You are reading The Wizard of Oz Vocabulary Builder

There are over 130 free vocabulary words in the free trial of The Wizard of Oz Vocabulary Builder and The Pinocchio Intermediate Vocabulary Builder. At the end of the trial you will have the opportunity to purchase the full versions of the online vocabulary builders, or you can purchase the physical books from our online bookstore.

Read normally and click on any highlighted word to reveal the definition.

Previous Page | First Page | Last Page | Next Page

View Complete Word List

the next until, weary with fatigue, they at last came to the little, rocky hill where the poor, misshapen Tin Woodman lay. One of the more sedentary Winkies, taking umbrage at having been dragooned into participating, tried to insert a soupçon of sarcasm into the proceedings by humming a dirge. But when its elegiac strains were lost in the wind, he instead panted and wiped a hand across his brow in mock exaggeration and said wryly, “Now I can skip my daily exercise routine for a week!”

When this flippant sally provoked nothing but icy stares of rebuke from his comrades, he stopped short, simpered foolishly, and vowed to himself to make his next pithy one-liner a little more apposite. “Hey, I was just being facetious,” he grumbled.

The other Winkies now lifted the Tin Woodman tenderly in their arms and carefully carried him back to the castle. Dorothy shed a few tears along the way, her thoughts now and then jumping back to a lugubrious funeral cortege she had once witnessed in Kansas.

When they finally arrived at the castle, Dorothy said to the Winkies, “Are any of your people tinsmiths?”

“There’s certainly no dearth of tinsmiths here,” one of the Winkies proudly told her. And the tinsmiths were summoned at once. They soon arrived with a gleaming panoply of metal tools.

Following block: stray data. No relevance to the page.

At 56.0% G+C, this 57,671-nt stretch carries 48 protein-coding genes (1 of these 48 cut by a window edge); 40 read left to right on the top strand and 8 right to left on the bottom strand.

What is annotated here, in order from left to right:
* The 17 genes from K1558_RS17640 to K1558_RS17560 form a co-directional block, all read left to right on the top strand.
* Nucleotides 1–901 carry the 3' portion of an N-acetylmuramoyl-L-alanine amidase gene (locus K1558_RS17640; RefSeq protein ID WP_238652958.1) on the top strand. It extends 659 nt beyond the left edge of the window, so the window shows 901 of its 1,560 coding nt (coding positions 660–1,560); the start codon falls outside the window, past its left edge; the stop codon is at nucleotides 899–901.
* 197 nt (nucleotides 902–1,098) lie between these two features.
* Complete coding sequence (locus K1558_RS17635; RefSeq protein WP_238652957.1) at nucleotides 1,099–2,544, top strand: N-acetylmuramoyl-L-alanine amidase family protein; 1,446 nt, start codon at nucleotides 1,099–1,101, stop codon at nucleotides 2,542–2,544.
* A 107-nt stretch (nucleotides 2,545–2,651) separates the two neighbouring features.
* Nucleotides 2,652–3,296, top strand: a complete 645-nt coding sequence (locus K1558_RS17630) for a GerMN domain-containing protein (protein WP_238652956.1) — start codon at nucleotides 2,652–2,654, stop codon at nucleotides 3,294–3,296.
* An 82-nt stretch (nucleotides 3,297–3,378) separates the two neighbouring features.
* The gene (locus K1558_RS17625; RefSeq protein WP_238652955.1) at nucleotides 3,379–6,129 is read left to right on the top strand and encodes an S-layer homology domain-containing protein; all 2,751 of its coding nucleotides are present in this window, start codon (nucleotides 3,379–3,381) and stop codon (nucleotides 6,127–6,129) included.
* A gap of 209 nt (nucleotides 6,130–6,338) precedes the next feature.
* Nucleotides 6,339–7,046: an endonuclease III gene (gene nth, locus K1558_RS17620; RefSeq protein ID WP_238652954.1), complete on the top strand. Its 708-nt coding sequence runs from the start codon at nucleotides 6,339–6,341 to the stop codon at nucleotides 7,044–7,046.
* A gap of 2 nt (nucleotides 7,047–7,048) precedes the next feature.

One older tinsmith, who seemed to be the chief, was accompanied by a large crew of helpers—some old hands, some mere neophytes. Dorothy inquired of the chief, “Can you straighten out those dents in the Tin Woodman, bend him back into shape again, and solder him together where he’s broken?”

The old tinsmith carefully assayed the Tin Woodman’s mangled metal skin. Ravaged by time, wind, and rain, it now wore a sickly, green patina. After what seemed like an eternity, the tinsmith suddenly smiled and said elatedly, “I think we can mend him so he’ll be as good as ever!” Dorothy felt a sudden inward thrill.

The tinsmiths worked all day, hammering, soldering, and polishing indefatigably, but to no avail. Redoubling their efforts, they worked through the night, and by morning the Tin Woodman was finally straightened out into his old form and was as good as ever.

When, at last, he saw Dorothy and had profusely thanked her for rescuing him, he wept tears of joy. And Dorothy, smiling beatifically, had to wipe each one carefully from his face so his joints wouldn’t rust. At the same time her own tears fell thick and fast at the joy of seeing her old friend again, but these tears didn’t need to be wiped away.

“If we only had the Scarecrow with us again,” said the Tin Woodman, when Dorothy had finished telling him everything that had happened, “I would be quite happy.”

“We must try to find him,” said the girl resolutely.

Once again she called on her friends the Winkies to help her, which they were only too glad to do. They walked all that day and part of the next, circuitously roving fields

Previous Page | Go To First Page | Go To Last Page | Next Page